Second point- in agreement with bower boy- you did not give your artists credit, so where exactly is the 'exposure' supposed to come from? Do you just hope that people will know who drew what and figure it out on our own? It seems to me that you are just a cheap hustler who got your hand caught in the cookie jar... and when you realized that NO ONE was going to take a "comic issue" seriously when you DIDN'T EVEN BOTHER TO PAY YOUR ARTISTS- you managed to squirrel up some extra money to try and keep yourself from looking like a complete fool.

Woops, you FAILED. Next time, try paying your talent, because working for 'exposure' never put food on anyone's table, never paid their bills, and gives the artist jack-shit- whereas YOU get all the free art you want to fill your magazine. The only person you were doing a favor for was yourself.

Roxy
Roxy

You might not be a company that "expects people to work for free for the exposure"; how about expecting people to work for free for the "experience"? Your arts and photo internships are unpaid. Kind of hypocritical.

Mark Anderson
Mark Anderson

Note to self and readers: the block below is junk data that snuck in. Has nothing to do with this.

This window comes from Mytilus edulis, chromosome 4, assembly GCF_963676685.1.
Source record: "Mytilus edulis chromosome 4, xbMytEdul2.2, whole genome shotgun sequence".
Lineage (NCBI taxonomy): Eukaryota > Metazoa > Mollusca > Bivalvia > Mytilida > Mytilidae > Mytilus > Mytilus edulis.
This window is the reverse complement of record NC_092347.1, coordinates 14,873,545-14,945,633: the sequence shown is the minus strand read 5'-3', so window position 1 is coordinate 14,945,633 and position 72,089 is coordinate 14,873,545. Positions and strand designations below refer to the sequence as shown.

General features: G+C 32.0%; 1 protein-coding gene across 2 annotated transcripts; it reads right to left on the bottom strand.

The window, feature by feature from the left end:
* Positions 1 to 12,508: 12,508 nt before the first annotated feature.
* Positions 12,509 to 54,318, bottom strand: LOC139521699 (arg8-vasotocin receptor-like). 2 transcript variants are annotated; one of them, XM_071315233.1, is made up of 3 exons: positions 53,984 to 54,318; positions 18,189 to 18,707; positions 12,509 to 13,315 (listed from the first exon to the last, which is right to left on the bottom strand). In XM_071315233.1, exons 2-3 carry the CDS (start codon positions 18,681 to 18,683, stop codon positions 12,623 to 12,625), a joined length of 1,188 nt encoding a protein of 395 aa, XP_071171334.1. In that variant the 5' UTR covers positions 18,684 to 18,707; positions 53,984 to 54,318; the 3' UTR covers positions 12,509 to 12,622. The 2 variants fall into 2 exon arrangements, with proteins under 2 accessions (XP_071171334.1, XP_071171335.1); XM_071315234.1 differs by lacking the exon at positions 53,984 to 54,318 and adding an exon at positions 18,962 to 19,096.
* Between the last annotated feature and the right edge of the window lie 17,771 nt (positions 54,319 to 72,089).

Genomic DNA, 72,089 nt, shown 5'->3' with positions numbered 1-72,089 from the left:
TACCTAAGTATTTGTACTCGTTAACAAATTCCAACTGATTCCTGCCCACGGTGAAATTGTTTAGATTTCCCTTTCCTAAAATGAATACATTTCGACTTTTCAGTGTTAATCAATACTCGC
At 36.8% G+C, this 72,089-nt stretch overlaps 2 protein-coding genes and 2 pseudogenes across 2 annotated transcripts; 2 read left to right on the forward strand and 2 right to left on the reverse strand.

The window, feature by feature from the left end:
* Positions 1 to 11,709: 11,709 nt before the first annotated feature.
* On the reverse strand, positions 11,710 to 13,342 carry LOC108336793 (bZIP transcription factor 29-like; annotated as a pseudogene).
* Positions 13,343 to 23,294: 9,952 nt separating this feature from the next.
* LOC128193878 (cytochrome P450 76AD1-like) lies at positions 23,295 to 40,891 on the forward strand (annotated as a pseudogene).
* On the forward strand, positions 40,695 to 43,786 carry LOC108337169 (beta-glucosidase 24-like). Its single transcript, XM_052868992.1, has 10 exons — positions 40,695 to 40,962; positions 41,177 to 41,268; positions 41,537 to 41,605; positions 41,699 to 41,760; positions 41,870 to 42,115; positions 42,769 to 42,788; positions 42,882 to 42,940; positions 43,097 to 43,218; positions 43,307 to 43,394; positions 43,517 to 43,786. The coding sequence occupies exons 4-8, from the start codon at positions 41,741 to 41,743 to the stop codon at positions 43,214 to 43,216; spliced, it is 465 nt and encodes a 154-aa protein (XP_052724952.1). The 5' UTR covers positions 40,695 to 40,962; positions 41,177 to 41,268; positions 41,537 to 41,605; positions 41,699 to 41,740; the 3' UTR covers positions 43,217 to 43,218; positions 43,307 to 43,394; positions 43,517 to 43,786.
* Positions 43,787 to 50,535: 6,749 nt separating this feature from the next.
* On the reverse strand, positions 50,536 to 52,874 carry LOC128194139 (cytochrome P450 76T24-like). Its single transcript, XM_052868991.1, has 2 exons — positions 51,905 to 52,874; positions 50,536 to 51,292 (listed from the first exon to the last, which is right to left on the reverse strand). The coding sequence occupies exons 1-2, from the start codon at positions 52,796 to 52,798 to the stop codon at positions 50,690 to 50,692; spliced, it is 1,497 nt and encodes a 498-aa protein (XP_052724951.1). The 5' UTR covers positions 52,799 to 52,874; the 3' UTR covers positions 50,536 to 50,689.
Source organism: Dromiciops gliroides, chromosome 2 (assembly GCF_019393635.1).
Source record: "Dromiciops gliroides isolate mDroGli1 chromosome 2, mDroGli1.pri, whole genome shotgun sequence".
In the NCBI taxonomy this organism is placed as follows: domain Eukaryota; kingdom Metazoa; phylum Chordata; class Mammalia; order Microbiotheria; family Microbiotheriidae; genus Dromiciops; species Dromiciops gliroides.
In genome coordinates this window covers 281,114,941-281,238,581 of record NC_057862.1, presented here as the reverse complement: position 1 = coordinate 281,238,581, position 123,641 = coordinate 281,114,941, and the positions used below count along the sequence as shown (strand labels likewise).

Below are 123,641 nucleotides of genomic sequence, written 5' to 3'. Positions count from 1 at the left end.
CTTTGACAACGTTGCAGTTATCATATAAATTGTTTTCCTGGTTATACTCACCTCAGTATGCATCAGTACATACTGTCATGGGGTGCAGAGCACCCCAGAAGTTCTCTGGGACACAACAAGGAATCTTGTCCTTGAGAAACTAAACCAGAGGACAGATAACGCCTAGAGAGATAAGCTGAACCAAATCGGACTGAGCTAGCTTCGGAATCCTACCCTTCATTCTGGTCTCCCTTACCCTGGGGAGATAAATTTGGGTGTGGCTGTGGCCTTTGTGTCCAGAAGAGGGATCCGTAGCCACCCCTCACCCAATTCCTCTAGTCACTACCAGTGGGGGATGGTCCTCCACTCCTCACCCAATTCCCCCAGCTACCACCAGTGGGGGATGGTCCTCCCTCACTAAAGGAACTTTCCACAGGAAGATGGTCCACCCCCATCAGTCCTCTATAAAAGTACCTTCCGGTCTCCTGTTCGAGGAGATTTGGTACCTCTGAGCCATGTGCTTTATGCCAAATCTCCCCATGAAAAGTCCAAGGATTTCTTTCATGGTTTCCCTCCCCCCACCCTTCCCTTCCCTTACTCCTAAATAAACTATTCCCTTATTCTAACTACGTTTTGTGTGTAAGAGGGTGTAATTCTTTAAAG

Uh, kudos I guess for making it right eventually after being roundly mocked? Seriously, what were you thinking?!

Roxy
Roxy

I'm hesitant to congratulate you for doing something that honest business practices and basic decency suggests you should have done in the first place.

Sweetiechili
Sweetiechili

And maybe not do that "firing comickers when they don't accept paycuts thing". Yeah.

Mimi Pond
Mimi Pond

I would be happy to contribute to a paying Village Voice. And thank you.

dougtron
dougtron

Good for you, glad to hear you are making it right

Electro_Jones
Electro_Jones

You know, an artist is sometimes willing to work for exposure, but it's the exposure that opens doors on the way UP. FFS, one would think that the Village Voice would be "UP", up near the top of the heap. What advantage is exposure leading to more non paying gigs?

Danny Hellman
Danny Hellman

My two cents: this is the classy move, but you get better illos when you pay up front.

Roxy
Roxy

Good move, but I hope it's more than a pittance. Altogether it's really sad that your first instinct was that you could save money by not paying contributors.

I doubt you would *ever* think of telling a writer they could get an article in the Village Voice solely for "the exposure".

This prevalent culture of getting something for nothing-- the widespread use of unpaid interns to perform essential tasks, which is actually illegal, y'know-- is toxic and terrible.